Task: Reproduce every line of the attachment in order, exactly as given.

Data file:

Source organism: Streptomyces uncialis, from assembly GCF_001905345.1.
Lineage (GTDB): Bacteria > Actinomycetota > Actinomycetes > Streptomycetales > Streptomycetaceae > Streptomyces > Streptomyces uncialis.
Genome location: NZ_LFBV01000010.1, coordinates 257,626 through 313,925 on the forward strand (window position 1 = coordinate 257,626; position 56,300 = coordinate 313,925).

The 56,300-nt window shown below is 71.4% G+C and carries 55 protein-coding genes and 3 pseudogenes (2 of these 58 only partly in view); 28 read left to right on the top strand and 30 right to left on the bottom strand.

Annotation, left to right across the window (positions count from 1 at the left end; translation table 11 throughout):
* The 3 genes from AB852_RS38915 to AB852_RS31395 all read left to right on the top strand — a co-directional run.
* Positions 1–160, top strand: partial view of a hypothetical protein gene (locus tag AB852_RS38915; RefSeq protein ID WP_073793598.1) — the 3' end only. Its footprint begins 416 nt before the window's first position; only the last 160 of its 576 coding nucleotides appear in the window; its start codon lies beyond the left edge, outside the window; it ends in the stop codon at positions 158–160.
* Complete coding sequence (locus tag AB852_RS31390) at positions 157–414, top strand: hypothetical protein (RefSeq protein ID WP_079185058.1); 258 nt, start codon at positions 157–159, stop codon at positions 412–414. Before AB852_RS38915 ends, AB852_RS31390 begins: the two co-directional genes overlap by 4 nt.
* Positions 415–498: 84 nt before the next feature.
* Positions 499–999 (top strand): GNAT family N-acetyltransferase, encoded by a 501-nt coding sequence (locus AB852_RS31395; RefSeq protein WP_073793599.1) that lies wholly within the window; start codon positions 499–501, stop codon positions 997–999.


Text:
Source organism: Streptomyces uncialis, from assembly GCF_001905345.1.
Lineage (GTDB): Bacteria > Actinomycetota > Actinomycetes > Streptomycetales > Streptomycetaceae > Streptomyces > Streptomyces uncialis.
Genome location: NZ_LFBV01000010.1, coordinates 257,626 through 313,925 on the forward strand (window position 1 = coordinate 257,626; position 56,300 = coordinate 313,925).

The 56,300-nt window shown below is 71.4% G+C and carries 55 protein-coding genes and 3 pseudogenes (2 of these 58 only partly in view); 28 read left to right on the top strand and 30 right to left on the bottom strand.

Annotation, left to right across the window (positions count from 1 at the left end; translation table 11 throughout):
* The 3 genes from AB852_RS38915 to AB852_RS31395 all read left to right on the top strand — a co-directional run.
* Positions 1–160, top strand: partial view of a hypothetical protein gene (locus tag AB852_RS38915; RefSeq protein ID WP_073793598.1) — the 3' end only. Its footprint begins 416 nt before the window's first position; only the last 160 of its 576 coding nucleotides appear in the window; its start codon lies beyond the left edge, outside the window; it ends in the stop codon at positions 158–160.
* Complete coding sequence (locus tag AB852_RS31390) at positions 157–414, top strand: hypothetical protein (RefSeq protein ID WP_079185058.1); 258 nt, start codon at positions 157–159, stop codon at positions 412–414. Before AB852_RS38915 ends, AB852_RS31390 begins: the two co-directional genes overlap by 4 nt.
* Positions 415–498: 84 nt before the next feature.
* Positions 499–999 (top strand): GNAT family N-acetyltransferase, encoded by a 501-nt coding sequence (locus AB852_RS31395; RefSeq protein WP_073793599.1) that lies wholly within the window; start codon positions 499–501, stop codon positions 997–999.